Monday, July 7, 2014

What is the Square Root of One? One?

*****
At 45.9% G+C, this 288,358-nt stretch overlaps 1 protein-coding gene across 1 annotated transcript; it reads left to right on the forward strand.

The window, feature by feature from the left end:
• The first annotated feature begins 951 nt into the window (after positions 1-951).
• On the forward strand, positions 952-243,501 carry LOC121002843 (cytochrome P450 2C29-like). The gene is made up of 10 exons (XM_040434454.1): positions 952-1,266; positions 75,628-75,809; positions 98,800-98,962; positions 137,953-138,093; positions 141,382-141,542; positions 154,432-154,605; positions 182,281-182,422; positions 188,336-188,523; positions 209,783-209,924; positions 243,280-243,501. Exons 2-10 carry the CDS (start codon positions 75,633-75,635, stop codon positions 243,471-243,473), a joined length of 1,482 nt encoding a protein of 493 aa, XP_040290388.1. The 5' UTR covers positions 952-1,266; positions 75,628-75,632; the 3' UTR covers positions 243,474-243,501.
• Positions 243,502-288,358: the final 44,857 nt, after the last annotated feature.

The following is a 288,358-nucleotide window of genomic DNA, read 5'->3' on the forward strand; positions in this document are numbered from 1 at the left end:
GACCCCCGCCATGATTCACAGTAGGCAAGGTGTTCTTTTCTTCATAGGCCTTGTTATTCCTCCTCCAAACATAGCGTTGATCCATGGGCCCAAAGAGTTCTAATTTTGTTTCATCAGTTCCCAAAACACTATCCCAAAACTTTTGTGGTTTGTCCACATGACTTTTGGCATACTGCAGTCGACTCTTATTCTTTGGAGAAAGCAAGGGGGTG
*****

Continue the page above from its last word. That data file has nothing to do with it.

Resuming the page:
What is the Square Root of One? The Square Root of One is One? Right? Lex Loeb Contributor Network . What if the number one had a different square root than one? It actually does. I am publishing my finding as an "opinion" because my sort of logic is routinely considered to be anti-scientific and it definitely should be. It it not really a complicated trick just an understanding that mathematics is a human construct with pre set structural assumptions. Of course, who can argue that one divided by one is not one? One times one is one as per: 1 x 1 = 1 It is difficult to imagine any other possible product of that basic multiplication. One single one is just one. One single one out of one yields one. No complaint there. If you happen to have a scientific calculator, a one can have an unlimited number of zeros following it or can have a decimal point ahead of it. 0.1 is ten percent of one and 100 is one hundred times one. This notation is true of any integer. Skipping to other integers we know these facts are true: 2 x 2 = 4 and 0.2 x 0.2 = 0.0004 3 x 3 = 9 and 30 x 30 = 900 4 x 4 = 16 and 400 x.0004 = 1.6 5 x 5 = 25 and .005 x 5000 = 250 notice how the expected integer is rendered with decimal point changes as the same integer in the integer directly squared. One more example : 7 x 7 = 49 and .007 x .00007 = 0.00000049 Thus the basic integer remains intact. but you say 1 x 1 = 1 and .001 x 0.1 = 0.0001 To find an alternative square root of one I needed to make some odd new assumptions on a tentative basis as per these: The square root of 0.1 = 0.316227766 approximately 1 is almost equal to 0.99999999999999999999999999999999999999999999999999 0.316227766 x 0.316227766 = 0.10000000000 and 0.316227766 x 3.16227766 = 1.0 remember that 0.7 x 7.0 = 4.90 where the integer stays solid as per 7 x 7 = 49 ! Did you miss the proof? We can redefine 31622776 as number U. just as 7 x 7 = 49, U x U = 1 or 0.999999999999999999999999999999999999999 We are dealing with the integer. We have made a not so round looking number look round by giving it a new symbol as the letter "U". So the number one as an integer without any necessary decimal place associated with it does have a integer square root that is not one. It is a funny looking number. A more complicated way to derive the same thing is to say 1 x 1 = .1 x 10 which in terms of the "U" square root of one is the same as : 1 x 1 = 0.316227766 x 3.16227766 = 1.00000 Try it on your calculator if you don't believe it! Why is this so? The explanation is that nothing in nature yet known is so atomic that it is precisely one. If you want to observer a single minute particle you end up needing to influence it in some manner just to detect it. If you count atoms as being one each you soon may find them sharing electrons. Even electrons do not necessarily seem to be absolutely paradigms of one because then to have varying energy levels even if the electric repulsive charge is always nearly the same. An electron on the exterior of an atom may be one that can be shared by other atoms where as the internal ones are more durable in their atomic position as atomic singularity components. Often what may seem to be one really is not. 316227766 is actually an integer that seems different than integers with shorter notations. The relationships are exactly the same as calling it U and noting that: 2 x 2 = 4 and 0.2 x 2 = 0.4 or U x U = 1 as 0.000U x U = 0.0001 Therefore the square root of 1 is U but only as an integer square root and not as an absolute square root. This can be fixed without any slight of hand and some more complicated math work. as going back to the example of 2 above one notes that 0.4 is a tenth of 4 which leads to equation: U X 0.U = 0.U X U = 1 The actual square root of one is a tenth of 3.16227766 times itself which is one but is not one because it is really the integer U. If you think this is awful wait till you see what I have done with prime numbers. Before figuring out this stupid square root problem I already found that prime numbers have regular fractional integers whose regularity suggests that there really may be no such thing as a prime number. Not necessarily so once new symbols are given to the regular occurring fractions. So I am completely out of my head to think that there need to be more basic cardinal number integers than 1 though 9 ? There was a time when the concept of Zero was not really accepted or understood by the best of the world's mathematicians in those ancient time. zero is still a unique concept and yes I have challenged it as well. 1 x 0 = 0 because one nothing is nothing right? Then again there is just one big empty space shared by everything in the entire universe correct? Maybe not! I developed a proof that slightly redefines the nature of zero as observed in nature to the effect that we have observed nothing to concoct a different manner of mathematic interpretation. The big question is is 1 divided by zero is zero or something else. There can be a set of say 7 nothings and 7 nothings is just nothing as logic says it or we can have seven atoms that define the empty space of atomic influence and in which case we do have 7 nothings that never do become one big nothing and then there is quantum mechanics and its more absurd mysteries. Some of those mysteries are instantly resolved once you realize that the numbers one and zero are hardly as simply defined as they are in basic mathematics. Almost instantly. Units of nothing seems like an absurd concept until nature appears to support the notion The space encapsulated between the outer electron of an atom and its central nucleus is an astoundingly large volume in comparison to the nature of the nucleus. That space only exists in the metrics of the physical reality and no atom can really exist without it presumably even at absolute zero temperature. It might turn out that galaxies also define the existence of space . Einstein hints at the concept that time is a dimension and not empty space. Space is seen to be warped by time and other facts in Einstein's relativistic universe. That hints at zero not having the assumed properties that mathematicians seem so certain about. The interesting thing about space and empty space is that it there is plenty of evidence that it does not necessarily fill up and does not become necessarily uniform. Space is even seen to be lumpy in nature. Zero has physical aspects. This is why the construct of mathematics can use certain qualified remodeling. There are several different ways to transform zero to reflect what it is in the real physical universe because not only does mater define space it may actually create it. Clearly I am completely crazy because I am certain that one divided by zero is 1 not zero. Email me if you want that proof and forget it if you just want to tell me how dumb I am (The clue is that is that any number divided by zero should be itself and not nothing because if empty space exists it is apparently large enough to envelop any object of any size or proportions because empty space extends beyond any local confines defined by objects in space. No mathematician will agree with me. I am wrong by definition. Anything divided by zero is thus necessarily the thing that is not zero. Empty space does not consume a positive number the way a positive number is canceled out by a negative number. The proof gets much more complicated and it necessarily is true if the mathematics is to be a natural science and not just a contrived construction of the mind as some sort of game. The surprising thing is that zero times anything could even be one of anything, the one of anything. That yields a new strange math. Adding anything to nothing yields the anything but multiplying is supposed to yield nothing by definition. there is only one big nothing and this is it. .